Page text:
“The cave you fear to enter holds the treasure you seek.” —Joseph Campbell
It had been a long week, filled with the mostly usual work-a-day fare. Her train was late and short a car which only added to the strain of a Friday commute home.
Then, her phone rang.
She didn’t recognize the number that came up on her cell phone. But she answered it anyway. Mary was awaiting the results of an MRI done a couple of days prior. It was a “routine and cautious” recommendation from her physician. It was, in fact, her physician calling. As she explained the particulars of her need to refer Mary to a neurosurgeon, Mary was still stuck on the word “tumor.”
All of a sudden, this completely ordinary commute became a train of uncertainty with a million possibilities running through her head at cross purposes. Caught somewhere between the weight of a crowded train and the lightness of her head, Mary was trying to sort out the right words for telling her husband, not knowing anything about who she is at this moment.
Tumors are kind of funny. They don’t let you decide whether or not you want surgery (or any of the stuff that comes with it). So, with little fanfare and agonizing uncertainty, Mary placed her life in the hands of people she had only recently met, and would do what she had to do to bring her body back into a place of better health.
Thanks to these newfound medical mentors and allies, surgery was successful and the pathology report positive. Before long she was back at work. While her routine was unchanged, Mary was not. The experience was a vivid lesson in the body’s weakness and the spirit’s strength. The ordinary routines of the past were new again, as was Mary’s perspective.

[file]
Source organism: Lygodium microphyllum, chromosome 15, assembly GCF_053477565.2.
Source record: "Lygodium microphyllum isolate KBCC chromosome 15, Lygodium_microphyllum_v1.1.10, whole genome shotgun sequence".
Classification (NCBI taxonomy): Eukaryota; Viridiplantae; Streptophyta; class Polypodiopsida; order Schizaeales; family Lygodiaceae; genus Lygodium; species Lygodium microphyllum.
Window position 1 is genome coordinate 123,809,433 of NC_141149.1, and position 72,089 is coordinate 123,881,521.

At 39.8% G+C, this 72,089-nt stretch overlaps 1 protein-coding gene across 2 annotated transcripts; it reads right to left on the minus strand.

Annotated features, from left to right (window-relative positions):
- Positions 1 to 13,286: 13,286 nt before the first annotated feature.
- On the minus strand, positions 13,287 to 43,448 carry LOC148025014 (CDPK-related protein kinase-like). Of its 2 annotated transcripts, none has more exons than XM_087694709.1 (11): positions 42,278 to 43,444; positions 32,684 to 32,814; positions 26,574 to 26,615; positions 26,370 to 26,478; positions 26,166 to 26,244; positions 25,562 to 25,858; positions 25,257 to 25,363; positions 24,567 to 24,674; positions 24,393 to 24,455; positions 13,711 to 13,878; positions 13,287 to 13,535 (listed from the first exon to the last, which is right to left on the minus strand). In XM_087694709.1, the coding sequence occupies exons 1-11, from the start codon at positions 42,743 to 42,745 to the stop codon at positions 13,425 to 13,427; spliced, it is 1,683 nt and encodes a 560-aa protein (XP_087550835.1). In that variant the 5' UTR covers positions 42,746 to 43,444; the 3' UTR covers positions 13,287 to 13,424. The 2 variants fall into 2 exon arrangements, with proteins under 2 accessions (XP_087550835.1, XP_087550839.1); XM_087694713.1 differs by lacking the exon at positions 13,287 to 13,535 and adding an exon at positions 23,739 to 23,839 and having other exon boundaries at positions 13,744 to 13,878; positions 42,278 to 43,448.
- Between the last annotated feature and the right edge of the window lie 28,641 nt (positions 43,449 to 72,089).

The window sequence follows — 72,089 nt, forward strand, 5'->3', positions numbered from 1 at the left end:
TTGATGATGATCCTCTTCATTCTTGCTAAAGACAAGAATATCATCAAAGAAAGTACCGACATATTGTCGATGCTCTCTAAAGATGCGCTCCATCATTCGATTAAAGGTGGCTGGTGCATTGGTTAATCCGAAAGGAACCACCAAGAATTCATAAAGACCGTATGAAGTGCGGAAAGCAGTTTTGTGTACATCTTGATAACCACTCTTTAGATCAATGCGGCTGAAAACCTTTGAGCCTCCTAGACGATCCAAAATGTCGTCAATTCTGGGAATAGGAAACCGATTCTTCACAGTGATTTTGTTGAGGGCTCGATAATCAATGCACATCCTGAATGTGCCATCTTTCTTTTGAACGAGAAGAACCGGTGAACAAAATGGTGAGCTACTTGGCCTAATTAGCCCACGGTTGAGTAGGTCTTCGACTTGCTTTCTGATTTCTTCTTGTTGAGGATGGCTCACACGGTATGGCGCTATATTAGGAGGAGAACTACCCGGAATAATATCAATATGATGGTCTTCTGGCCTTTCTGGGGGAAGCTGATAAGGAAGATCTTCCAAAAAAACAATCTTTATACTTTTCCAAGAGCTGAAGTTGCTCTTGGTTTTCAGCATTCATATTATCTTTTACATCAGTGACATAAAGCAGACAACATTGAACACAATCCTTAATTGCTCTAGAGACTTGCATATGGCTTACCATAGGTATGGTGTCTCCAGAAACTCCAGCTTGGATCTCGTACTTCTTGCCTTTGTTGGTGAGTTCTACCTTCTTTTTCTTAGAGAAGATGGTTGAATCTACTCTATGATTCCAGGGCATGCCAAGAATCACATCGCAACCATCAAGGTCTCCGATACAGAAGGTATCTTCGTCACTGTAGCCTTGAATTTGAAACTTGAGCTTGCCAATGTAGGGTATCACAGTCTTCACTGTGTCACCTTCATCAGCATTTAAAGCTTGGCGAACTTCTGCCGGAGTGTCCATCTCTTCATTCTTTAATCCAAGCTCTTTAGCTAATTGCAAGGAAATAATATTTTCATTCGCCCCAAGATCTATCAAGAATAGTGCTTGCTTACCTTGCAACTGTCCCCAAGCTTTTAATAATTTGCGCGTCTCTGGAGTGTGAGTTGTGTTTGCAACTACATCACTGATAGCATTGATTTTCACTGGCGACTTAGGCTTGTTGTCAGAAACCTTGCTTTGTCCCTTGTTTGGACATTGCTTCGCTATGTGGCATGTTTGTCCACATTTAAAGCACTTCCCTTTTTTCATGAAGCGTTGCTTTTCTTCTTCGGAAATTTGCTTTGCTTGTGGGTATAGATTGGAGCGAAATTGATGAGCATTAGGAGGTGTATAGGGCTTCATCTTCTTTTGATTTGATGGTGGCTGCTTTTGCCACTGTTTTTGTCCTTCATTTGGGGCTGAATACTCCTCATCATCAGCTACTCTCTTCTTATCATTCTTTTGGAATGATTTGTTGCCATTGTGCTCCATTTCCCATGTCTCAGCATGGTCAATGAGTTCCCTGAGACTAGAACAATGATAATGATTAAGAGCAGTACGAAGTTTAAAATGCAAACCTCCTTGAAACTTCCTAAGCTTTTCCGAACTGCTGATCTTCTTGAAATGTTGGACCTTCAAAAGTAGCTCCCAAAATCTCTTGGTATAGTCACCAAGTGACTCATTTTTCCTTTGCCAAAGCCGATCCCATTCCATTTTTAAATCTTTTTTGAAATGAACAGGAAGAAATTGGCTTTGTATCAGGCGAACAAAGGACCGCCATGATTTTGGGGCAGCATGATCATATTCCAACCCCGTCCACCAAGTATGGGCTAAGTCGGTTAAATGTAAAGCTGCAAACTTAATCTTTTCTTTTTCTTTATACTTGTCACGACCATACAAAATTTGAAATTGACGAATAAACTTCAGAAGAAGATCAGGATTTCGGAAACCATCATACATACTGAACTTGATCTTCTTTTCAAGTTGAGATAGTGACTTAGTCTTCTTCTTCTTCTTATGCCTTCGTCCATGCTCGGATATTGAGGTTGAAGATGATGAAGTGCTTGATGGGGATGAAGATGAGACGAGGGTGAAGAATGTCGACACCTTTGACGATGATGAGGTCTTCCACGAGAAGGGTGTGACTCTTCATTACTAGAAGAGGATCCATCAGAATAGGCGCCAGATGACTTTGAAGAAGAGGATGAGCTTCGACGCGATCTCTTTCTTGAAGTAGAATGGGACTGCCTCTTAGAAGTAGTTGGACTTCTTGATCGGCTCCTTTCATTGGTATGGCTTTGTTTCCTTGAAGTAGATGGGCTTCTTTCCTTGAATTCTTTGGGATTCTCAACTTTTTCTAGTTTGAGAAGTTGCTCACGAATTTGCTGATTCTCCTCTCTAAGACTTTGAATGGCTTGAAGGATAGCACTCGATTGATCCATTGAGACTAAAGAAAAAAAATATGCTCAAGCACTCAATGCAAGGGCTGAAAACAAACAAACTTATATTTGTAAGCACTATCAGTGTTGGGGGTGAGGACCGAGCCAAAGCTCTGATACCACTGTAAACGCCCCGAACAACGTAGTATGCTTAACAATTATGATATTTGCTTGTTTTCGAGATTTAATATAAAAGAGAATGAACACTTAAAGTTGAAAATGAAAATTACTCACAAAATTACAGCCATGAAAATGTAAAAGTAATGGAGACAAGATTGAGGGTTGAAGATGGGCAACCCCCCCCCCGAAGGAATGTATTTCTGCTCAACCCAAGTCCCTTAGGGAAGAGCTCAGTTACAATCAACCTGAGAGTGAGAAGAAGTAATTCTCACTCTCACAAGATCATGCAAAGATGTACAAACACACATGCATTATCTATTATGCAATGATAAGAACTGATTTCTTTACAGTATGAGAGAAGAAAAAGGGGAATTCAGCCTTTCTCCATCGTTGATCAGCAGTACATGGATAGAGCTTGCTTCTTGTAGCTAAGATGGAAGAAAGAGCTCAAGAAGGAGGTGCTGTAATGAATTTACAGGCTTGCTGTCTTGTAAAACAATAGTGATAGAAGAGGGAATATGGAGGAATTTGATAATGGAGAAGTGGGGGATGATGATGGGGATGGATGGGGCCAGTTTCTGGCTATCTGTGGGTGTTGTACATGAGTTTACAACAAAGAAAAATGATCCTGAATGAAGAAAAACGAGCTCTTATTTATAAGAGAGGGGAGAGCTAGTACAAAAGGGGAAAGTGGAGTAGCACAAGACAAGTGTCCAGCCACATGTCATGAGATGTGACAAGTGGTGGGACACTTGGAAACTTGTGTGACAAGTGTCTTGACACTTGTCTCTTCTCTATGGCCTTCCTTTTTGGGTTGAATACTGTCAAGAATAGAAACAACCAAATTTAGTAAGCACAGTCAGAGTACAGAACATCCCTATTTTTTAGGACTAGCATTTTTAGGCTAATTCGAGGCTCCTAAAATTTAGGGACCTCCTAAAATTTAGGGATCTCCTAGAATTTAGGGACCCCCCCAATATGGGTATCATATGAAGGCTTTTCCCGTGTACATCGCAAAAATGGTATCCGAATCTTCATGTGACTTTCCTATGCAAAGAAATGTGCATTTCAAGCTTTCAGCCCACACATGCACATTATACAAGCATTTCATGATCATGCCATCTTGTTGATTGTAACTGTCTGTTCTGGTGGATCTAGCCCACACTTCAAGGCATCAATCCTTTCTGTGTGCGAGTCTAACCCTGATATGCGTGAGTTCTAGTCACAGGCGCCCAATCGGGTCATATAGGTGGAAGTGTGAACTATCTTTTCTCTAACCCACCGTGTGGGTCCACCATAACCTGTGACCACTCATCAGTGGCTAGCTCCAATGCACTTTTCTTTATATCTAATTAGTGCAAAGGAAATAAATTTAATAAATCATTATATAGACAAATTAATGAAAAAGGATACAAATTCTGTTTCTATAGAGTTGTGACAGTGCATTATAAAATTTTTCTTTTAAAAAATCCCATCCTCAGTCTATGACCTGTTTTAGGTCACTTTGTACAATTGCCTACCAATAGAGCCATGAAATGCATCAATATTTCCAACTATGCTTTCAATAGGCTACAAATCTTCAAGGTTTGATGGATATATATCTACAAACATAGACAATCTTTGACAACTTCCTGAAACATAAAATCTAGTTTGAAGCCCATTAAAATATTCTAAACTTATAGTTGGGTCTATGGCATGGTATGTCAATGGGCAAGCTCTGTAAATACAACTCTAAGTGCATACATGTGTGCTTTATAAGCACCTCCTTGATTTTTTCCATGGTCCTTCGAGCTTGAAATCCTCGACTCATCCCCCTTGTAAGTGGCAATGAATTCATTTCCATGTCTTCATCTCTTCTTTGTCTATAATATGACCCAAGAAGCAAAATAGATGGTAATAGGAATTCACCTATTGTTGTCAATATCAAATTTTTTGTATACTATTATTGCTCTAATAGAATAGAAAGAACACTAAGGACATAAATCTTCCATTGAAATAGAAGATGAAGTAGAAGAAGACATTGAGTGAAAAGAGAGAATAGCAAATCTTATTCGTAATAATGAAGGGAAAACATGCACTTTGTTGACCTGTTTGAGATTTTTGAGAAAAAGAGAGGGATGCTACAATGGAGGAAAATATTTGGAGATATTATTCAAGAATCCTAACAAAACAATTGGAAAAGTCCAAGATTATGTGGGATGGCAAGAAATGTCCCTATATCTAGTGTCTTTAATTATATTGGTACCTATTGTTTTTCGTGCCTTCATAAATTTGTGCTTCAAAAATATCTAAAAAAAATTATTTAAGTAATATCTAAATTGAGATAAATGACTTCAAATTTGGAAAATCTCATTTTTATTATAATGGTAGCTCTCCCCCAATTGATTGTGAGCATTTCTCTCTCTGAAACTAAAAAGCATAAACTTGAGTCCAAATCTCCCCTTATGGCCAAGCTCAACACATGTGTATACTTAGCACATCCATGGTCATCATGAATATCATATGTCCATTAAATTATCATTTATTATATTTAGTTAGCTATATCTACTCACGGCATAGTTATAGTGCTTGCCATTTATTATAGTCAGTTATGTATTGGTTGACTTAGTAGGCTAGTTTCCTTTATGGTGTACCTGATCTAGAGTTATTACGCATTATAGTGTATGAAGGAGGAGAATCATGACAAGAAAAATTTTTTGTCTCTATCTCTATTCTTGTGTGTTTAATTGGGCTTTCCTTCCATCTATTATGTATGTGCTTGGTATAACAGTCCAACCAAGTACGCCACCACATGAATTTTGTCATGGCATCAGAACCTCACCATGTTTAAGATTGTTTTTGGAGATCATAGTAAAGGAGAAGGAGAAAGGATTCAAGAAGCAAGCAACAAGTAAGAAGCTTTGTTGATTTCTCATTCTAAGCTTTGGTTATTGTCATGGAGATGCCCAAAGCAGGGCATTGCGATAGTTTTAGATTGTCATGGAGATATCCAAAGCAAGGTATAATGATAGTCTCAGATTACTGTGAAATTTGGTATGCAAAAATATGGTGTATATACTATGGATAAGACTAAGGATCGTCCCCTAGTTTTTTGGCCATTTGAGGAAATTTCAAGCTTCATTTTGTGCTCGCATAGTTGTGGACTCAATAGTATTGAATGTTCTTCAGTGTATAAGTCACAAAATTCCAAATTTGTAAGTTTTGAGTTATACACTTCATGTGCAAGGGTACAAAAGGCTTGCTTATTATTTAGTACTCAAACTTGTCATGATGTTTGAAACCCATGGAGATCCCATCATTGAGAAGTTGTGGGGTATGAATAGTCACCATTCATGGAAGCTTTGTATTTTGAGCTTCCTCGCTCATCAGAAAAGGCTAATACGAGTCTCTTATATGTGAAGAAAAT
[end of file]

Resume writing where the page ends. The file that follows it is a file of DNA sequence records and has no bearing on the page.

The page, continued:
Sound familiar? At the least, a couple of reasons reveal why this story should sound familiar. First, it’s familiar if you know someone who’s ever been confronted by the diagnosis and treatment of a serious disease. It’s the common experience of confronting one’s mortality and returning with a greater appreciation for living—a desire to live more fully.
The Patient/Hero Journey
The second reason that Mary’s story is familiar is because it is an ancient and universal story construct. It goes back to the origins of our species and reflects how we connect and order our world ever since. It’s the narrative structure that Joseph Campbell calls “the hero’s journey.” This journey has been used to tell stories for millennia. You can see it in The Wizard of Oz, Star Wars, Harry Potter, Moana, Coco, and Theseus’ triumph over the minotaur and the labyrinth he lived in.
Think about your favorite movie, or the patient or HCP journey that has driven the most success for your business. I’d bet they all follow the same general structure: Someone living in an ordinary world receives a “Call to Adventure,” only to be thrust into a special world in which a team of allies, sparked by a mentor, goes to a height, a depth, or a distance and then must make sacrifices for a reward—only to find out a true reward was waiting when their new perspective is brought back to that ordinary world, transforming it for the better.
Campbell describes it as the process of “leaving one condition, finding the source of life to bring forth a richer, more mature other condition.” The journey is required to align your mind, your body, and your spirit. (“You had the power all along my dear.” —Glinda, the good witch.)
Stories are fundamental to the human experience. Stories are how we connect as humans. Through stories we learn about and order the world around us. Stories were also a part of our development and dominance as a species. In Sapiens: A Brief History of Humankind, Yuval Noah Harari says that our ability to organize and connect around stories meant large numbers of strangers can cooperate successfully. He then said, “This opened a fast lane of cultural evolution, bypassing the traffic jams of genetic evolution.”
Great Storytelling is Complex
If stories and storytelling are fundamentally anchored in the health and strength of the body, why then do we struggle to create meaningful and effective stories for our brands—particularly healthcare brands?